My summer was about to end, whether I was ready or not. All I had done this season was go to a few baseball games, and a pre-season football game. I nursed my car back to health, and that made creative financing a much more difficult task. I had enjoyed a few day hikes, but I was missing something. I missed camping. More to the point, I missed camping my way. So this weekend a friend and I left the car at a parking lot, and decided that we should camp 10 miles into the Trinity Alps. There is this place called Boulder Creek Lakes, so why not go there. As if we had thrown a dart at a Topo-Map of the Shasta-Trinity Forest we packed up our stuff and headed out. Boulder Creek Lakes are not big lakes by any means, but the one we stayed at was impressive nonetheless. It was the getting there that became the story.
It was decided that we would not try to leave the coast under the cover of an early dawn. We left the trailhead at about 3:30 pm and made our way up Canyon Creek at a brisk, but patient pace. We had a hard climb ahead near the entrance to the lake, so we decided to camp the night by Canyon Creek in one of the many sites by the shore. This evening shot of the creek catches Canyon Creek in a more sedated phase. Usually this creek is thundering down the canyon towards the Trinity River.
In the morning we were up and ready just after the early birds started their day. I was so pumped up for the climb to the lakes, I could barely remember to pack all of my gear. As you can see, I had my pack in top form with everything secured for what was going to be a hell of a hike. The distance was not all that far, but what I was unaware of was the physical challenge the terrain was going to present only a few hours later.
Hiking the Canyon Creek trail is made a little easier by the fact that we walk under a canopy of pine trees most of the way to the upper falls and trail junctions for the lakes. However, once we broke off towards Boulder Creek Lakes, we left behind the cover of the trees. With the heat of the day rising, I took this picture of the trees we left below. It was now a hike over steep terrain marked by granite and loose soil. That was OK, but we quicly realized that the trail was not maintained by the Forest Service.
Now a trail that is not maintained by the Forest Service means that only hikers like us keep it from disappearing by using it. If there is little traffic, the trail gets overrun by brush and tree branches. That is what we faced on a trail that was already full of rocks, roots, and steep slopes. With the heat pounding down on us we saw the top of the canyon bench getting closer. On that bench was the lake we were going to camp at. I looked back and I saw the small piece of granite exposed we crossed on our way up. That open space was about half way up this canyon wall. As the trail disappeared at times, we got cut up by branches, and very rough chinquapin. This two mile stretch was some of the hardest hiking I have ever done. Usually you can walk a hike and check out the scenery, and lose yourself in the moment. On this trail, I had to pay close attention to my footwork because of all of the rocks and roots that could trip me up at any time. I had to duck under branches with my heavy back pack. I used my arms to move more branches, and even to climb over/under huge rocks that were in the trail. We crept along so slow up this ridge, I wondered if all of this insanity was going to be worth it.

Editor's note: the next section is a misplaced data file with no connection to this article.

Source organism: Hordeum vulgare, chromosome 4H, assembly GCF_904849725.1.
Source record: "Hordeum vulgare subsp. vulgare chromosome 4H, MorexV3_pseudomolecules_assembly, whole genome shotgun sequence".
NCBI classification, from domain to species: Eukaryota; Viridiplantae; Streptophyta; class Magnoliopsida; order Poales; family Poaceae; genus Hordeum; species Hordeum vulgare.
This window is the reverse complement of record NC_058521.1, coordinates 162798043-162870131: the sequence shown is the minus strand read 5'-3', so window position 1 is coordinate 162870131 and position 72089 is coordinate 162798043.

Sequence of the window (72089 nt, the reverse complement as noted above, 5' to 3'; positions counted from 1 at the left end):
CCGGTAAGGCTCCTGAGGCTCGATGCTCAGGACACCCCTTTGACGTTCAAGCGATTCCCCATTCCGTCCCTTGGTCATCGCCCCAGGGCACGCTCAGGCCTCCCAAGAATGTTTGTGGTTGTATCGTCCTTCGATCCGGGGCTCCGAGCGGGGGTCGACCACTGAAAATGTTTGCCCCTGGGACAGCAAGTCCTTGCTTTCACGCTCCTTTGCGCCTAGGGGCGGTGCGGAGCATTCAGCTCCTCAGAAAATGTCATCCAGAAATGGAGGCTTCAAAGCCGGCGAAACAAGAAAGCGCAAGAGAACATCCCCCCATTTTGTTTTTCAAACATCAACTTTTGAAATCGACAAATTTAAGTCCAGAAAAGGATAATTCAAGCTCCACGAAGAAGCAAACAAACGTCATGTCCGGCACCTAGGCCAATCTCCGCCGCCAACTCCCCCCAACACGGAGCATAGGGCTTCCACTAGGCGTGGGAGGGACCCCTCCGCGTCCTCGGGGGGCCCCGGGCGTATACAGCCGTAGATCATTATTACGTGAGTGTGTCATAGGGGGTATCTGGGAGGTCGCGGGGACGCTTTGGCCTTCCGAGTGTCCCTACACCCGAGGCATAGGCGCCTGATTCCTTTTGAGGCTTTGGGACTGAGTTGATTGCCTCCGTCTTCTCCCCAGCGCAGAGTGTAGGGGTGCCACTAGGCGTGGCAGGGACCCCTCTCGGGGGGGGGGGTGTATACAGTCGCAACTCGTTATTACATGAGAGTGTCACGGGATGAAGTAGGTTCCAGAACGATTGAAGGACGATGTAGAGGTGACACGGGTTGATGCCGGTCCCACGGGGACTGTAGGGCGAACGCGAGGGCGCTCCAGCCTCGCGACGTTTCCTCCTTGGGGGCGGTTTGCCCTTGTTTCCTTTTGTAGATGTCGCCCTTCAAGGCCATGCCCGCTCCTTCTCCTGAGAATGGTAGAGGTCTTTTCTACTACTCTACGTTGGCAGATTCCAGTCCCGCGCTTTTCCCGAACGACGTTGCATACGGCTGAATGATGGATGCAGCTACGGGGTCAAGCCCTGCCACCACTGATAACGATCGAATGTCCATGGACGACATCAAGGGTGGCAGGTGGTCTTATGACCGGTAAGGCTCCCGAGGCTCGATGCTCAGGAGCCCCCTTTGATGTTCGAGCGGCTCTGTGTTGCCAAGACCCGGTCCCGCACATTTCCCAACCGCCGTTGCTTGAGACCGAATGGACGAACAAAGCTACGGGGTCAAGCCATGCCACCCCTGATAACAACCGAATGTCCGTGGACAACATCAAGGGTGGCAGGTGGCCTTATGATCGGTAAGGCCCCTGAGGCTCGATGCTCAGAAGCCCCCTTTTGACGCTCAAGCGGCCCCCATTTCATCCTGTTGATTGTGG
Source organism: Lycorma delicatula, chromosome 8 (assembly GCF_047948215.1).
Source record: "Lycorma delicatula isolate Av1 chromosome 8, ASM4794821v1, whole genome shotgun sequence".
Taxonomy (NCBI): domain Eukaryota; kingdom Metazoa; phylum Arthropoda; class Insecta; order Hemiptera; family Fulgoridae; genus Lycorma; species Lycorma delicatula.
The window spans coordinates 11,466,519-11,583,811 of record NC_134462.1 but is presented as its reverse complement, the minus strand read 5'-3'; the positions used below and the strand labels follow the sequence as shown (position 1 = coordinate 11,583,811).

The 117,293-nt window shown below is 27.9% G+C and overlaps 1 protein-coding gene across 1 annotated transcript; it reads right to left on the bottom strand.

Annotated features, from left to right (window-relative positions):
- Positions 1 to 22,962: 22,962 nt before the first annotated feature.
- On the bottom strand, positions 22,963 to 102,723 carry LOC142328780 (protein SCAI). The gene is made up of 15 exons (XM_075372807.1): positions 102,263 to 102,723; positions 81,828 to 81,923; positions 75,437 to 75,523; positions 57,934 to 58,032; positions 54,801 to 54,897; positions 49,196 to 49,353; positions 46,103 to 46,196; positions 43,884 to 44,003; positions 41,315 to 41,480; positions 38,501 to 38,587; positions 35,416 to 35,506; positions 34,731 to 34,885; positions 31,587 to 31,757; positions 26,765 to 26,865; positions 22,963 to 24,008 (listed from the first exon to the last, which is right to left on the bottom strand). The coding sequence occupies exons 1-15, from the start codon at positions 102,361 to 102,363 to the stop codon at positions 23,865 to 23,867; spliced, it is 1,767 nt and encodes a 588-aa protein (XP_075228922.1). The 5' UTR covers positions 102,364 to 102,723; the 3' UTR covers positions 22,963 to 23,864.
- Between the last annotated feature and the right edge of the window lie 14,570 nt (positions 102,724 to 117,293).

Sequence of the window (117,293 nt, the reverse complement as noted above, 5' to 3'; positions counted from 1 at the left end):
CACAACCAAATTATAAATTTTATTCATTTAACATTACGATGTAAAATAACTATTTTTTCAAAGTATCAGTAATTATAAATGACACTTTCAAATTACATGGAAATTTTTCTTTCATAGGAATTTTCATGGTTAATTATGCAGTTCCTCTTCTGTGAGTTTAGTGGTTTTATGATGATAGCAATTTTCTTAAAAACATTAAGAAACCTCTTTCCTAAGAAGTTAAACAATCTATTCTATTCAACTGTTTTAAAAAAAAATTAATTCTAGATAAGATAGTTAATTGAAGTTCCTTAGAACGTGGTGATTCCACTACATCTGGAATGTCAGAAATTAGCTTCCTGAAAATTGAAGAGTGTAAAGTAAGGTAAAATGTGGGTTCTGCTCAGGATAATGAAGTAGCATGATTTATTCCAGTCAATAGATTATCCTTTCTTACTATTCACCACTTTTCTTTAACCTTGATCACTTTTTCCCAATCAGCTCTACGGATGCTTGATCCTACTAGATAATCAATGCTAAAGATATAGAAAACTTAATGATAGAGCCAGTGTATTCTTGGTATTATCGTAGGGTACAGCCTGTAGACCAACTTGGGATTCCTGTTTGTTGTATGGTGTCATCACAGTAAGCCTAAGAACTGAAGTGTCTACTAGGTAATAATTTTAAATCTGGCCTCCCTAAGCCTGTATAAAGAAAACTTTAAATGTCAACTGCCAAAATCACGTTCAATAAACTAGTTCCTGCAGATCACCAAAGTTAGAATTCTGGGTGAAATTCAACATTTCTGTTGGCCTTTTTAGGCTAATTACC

Oh it was so worth it! Once we crawled up a granite out cropping we hiked over the bench and made our way into a small meadow and then we saw it. The lake looked so magnificent in the bright sun at high noon (we made it to the lake by noon on Saturday). As you can guess by the picture, we were not exactly a stone’s throw from the shores of this lake. We still had to traverse another small ridge, and cross a small creek. After what we had just gone through, this was all gravy since we could actually see the lake.
Wow! We were so excited to be by the lake, but we were also itching to get our packs off and set up camp. First we had to find a campsite. It was good to see some trees after watching the tree line disappear as we hiked up the canyon. If we were lucky we would find some shade.
“Ah, yes Mr. Tapperass, we have been expecting you! As you can see, we have reserved your lakeside tent location. If there is anything else you need, please ring us. Enjoy your stay.”
I ended up going to find a high alpine bathroom, and then went off to explore the area. It was pretty cool, and I maybe should have taken my camera. I will be honest, I left with only a shovel and TP for my original mission. The thought of taking my camera did not even cross my mind. I hope you understand. For the first time this summer I had no phone calls, no sound of neighbors, and no sounds of cars. No urbanization to speak of! It was so nice to get away. Far away.
As with anything this good, it was fleeting. The very next morning we got up just as the sun was washing the tips of the peaks with rays. We had 10 miles to do back to the car, and back to civilization. As usual, a part of me wanted to stay. I wanted to say “the hell” with the world, and stay in this lakeside paradise.
However, I put on my pack, and headed back down the canyon, and back to my life. I needed a weekend like this, and now I can close the book on my summer in a proper way. Besides, whenever I have a bad day, I will just remember this image:
What a way to end my summer!!!